Well . . . no. But considering that accessibility to its 662 horsepower (!) is just a pedal press away, our test 2013 Ford Mustang Shelby GT 500 proved that power and economy are no longer mutually exclusive.
Ten commuting miles into what I knew would be a 300-mile weekend, the trip computer on the GT 500 said I was averaging 13.3 mpg. Gulp. My fear was that filling the tank at the end of my trip—with the required premium—would mean I’d be living on canned tuna for the rest of the month. (Okay, I pretty much live on canned tuna anyway, but I’d be forced to forgo the luxury of my usual ketchup topping.) But after hitting the highway, the mileage figure began to climb. At the end of my 307-mile trip, a fill of premium indicated I’d averaged 21.5 mpg, so this was not the gas hog one might expect.
However, let it be noted that this figure was attained in mostly highway driving and with a positively heroic level of restraint. Seldom did I fully tap all 662 horses at my beck and call, and then only in the name of testing, of course. Granted, the EPA highway estimate is an astounding 25 mpg, but I doubt that figure could be duplicated in real-world driving by anyone but a certified saint (or my 91-year-old mother), so my figure may well stand as a high-water mark for mileage in this car.
Two instances where rapid acceleration is completely warranted is in highway merging and passing. As any student of The Rules of the Road will tell you, the purpose of a freeway entrance ramp is to accelerate to match the speed of traffic (a rule of which not nearly enough drivers seem aware), so it’s really a safety issue. Sometimes, the limiting factor is the ability of the car to accelerate to freeway speeds, so it’s something we at Consumer Guide feel obligated to test.
The first such opportunity to do so arrived as I was exiting a rest area off the highway. Strictly in the name of testing, mind you, I floored the throttle. It was observed that, even on a very short entrance ramp, the Shelby GT 500 had sufficient accelerative capability to match the flow of traffic (never mind that there actually wasn’t any), whether encountered on a freeway or, say, an airport runway. In fact, a quick check of the speedometer at the end of the ramp indicated that had this exercise been observed by one of Illinois State’s finest—being unaware it was done strictly in the name of testing, of course—this missive would likely have been written from the cozy comfort of a jail cell.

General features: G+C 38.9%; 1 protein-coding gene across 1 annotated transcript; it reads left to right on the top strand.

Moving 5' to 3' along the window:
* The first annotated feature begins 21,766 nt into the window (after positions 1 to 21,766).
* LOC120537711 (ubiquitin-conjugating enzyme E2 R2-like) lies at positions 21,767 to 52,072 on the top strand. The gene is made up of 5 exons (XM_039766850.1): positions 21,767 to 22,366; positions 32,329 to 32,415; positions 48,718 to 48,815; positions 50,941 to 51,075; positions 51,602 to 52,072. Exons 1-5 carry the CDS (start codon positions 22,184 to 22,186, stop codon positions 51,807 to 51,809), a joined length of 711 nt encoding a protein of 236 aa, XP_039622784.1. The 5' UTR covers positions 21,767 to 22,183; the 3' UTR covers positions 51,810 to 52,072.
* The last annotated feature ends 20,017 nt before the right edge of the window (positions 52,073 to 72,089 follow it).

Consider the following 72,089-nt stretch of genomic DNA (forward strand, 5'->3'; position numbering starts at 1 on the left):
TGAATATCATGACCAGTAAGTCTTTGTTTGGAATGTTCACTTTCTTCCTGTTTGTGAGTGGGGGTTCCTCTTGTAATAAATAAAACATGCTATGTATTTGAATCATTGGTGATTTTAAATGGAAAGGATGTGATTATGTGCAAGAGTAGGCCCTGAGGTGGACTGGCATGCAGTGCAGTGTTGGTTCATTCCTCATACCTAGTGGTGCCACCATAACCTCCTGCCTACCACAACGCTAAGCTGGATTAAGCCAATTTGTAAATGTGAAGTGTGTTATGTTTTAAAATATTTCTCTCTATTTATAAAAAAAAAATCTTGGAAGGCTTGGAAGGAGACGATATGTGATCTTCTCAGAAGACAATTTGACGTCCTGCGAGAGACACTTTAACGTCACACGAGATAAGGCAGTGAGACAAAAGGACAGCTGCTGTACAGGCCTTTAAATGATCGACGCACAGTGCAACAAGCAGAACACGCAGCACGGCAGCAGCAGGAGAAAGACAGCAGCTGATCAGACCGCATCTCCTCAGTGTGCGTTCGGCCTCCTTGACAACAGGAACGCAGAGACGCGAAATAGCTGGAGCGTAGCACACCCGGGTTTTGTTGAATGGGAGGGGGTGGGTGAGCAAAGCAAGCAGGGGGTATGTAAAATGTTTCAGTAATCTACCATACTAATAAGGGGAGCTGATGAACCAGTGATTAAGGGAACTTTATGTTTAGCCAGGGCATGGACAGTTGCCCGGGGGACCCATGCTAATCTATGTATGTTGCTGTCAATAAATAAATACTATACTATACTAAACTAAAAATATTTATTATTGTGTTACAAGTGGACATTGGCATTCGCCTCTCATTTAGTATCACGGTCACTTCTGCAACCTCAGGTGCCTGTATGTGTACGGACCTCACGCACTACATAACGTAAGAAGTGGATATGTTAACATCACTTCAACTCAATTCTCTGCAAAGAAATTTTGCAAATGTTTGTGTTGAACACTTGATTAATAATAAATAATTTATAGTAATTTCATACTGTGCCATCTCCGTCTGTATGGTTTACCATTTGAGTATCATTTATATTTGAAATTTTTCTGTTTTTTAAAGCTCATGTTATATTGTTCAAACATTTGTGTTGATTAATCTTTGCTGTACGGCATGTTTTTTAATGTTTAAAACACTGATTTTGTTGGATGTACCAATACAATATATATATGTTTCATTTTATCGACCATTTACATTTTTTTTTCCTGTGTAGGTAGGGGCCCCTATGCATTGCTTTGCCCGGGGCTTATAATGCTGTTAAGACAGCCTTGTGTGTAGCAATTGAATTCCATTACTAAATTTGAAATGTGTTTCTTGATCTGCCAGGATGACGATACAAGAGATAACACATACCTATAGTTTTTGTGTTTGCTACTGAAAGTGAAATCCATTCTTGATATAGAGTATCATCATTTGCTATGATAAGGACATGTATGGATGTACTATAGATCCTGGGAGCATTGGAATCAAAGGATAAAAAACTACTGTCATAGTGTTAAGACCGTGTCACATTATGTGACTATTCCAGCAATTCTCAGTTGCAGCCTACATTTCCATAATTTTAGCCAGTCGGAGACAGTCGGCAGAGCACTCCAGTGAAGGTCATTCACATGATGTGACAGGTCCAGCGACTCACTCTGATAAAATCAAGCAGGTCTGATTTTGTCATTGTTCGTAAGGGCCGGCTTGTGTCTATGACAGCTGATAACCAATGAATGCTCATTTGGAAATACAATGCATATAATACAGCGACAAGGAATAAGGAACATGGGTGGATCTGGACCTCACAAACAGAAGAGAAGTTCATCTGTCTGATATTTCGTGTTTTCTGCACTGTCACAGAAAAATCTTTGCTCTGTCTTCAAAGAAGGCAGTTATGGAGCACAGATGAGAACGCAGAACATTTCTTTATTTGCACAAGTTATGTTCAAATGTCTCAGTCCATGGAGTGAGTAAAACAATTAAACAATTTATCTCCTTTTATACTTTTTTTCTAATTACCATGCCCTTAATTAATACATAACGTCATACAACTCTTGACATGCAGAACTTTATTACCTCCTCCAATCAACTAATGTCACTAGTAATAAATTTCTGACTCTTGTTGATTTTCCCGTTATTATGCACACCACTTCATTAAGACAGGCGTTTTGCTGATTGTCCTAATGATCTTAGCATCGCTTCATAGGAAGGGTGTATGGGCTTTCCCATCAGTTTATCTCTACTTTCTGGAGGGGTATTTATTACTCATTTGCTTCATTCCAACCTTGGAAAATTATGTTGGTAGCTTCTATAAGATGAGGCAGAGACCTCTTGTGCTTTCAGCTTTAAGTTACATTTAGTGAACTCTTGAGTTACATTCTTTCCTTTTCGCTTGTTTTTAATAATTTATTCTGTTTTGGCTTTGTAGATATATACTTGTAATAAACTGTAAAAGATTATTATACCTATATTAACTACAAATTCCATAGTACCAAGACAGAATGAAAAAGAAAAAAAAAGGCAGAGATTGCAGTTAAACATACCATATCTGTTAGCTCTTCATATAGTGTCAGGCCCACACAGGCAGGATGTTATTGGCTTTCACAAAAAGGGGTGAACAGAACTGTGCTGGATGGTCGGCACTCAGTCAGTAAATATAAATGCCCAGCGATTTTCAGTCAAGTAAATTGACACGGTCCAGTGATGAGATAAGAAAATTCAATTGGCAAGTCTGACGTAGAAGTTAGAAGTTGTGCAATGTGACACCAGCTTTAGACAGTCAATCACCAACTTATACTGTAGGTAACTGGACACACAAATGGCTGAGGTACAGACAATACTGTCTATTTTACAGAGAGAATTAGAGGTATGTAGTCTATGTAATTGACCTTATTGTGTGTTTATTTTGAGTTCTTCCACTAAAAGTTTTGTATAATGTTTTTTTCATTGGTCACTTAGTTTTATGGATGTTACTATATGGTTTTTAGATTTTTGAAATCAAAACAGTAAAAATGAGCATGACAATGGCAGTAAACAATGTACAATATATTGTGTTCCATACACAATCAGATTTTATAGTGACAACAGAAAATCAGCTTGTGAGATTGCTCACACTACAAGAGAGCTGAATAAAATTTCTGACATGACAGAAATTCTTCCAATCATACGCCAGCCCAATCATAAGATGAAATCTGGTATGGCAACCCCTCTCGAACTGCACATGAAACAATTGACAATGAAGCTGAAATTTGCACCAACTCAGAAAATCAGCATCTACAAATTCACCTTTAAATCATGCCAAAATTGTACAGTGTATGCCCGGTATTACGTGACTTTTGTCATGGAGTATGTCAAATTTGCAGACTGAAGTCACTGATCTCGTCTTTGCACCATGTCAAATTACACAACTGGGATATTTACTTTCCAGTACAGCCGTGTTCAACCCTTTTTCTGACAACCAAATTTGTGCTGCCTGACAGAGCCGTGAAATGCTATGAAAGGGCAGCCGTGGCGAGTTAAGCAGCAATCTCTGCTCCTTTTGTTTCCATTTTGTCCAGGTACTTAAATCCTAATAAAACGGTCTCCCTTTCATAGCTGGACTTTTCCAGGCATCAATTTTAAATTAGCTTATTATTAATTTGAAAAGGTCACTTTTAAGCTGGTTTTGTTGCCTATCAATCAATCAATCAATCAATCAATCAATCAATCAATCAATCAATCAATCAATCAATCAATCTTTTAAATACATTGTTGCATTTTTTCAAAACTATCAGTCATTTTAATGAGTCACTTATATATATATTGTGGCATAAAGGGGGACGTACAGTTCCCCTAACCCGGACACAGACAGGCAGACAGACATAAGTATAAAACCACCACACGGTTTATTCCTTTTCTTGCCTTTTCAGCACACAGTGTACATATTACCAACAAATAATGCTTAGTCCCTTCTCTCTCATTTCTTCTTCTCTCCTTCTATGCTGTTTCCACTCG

Back in high school driver-training class, our instructor told us that any highway passing should be done as quickly as possible in order to limit our exposure to oncoming traffic. We were told that meant keeping the throttle floored until you’d passed the slower vehicle, even if it caused you to exceed the speed limit. I seem to recall practicing this maneuver on a local highway in the wheezing 6-cylinder AMC Matador that served as our on-road training tool. Driving behind a semi traveling at about 50 mph, we were told to pull out and keep the throttle floored until we had passed the truck and pulled back in. I dutifully obeyed, but the Matador seemed reluctant. Not so with the Shelby GT 500. In an identical simulation, the Mustang appeared able to pass a moving freight train in the time it took that Matador to pass a gas station, so any exposure to oncoming traffic in a real-world passing situation would be minimal.So, then, is this really the face of safety?
Probably not. Any vehicle that can attain thoroughly dangerous velocities in such a short period of time is certainly not the safest bet for those of inherently weak willpower. Such as basically any red-blooded American male.
One of the Mustang’s strengths—and what makes it my favorite among the small herd of ponycars—is that it just seems to exhibit better design and execution than any of the others. Visibility is surprisingly good, as are the ergonomics. Ditto the interior materials. Furthermore, ride quality on this tested uber-performance thoroughbred was surprisingly livable. So, is this the face of sensibility?
Uh . . . no. The long doors make egress a challenge in tight spaces. The deep front air dam (which probably contributes to the car’s reputed 200-mph top speed) can be broken off by the typical parking-space tire chock. And the high-performance summer tires that stick like glue on a dry August day will turn into roller skates in cold or snowy weather (meaning that those encountering such conditions should swap them for winter tires).
But it’s clear that the Shelby GT 500 (which starts at less than $55,000) is a soul-stirring bargain. Not only are its acceleration and handling capabilities bettered by few cars of any price, but the wondrous melodies emitted by its supercharged V8—even when it’s just idling or burbling along in traffic (to say nothing of the growling wail it produces under full throttle)—are truly music to the ears. So is this really the face of sheer driving enjoyment?
Oh my goodness, yes.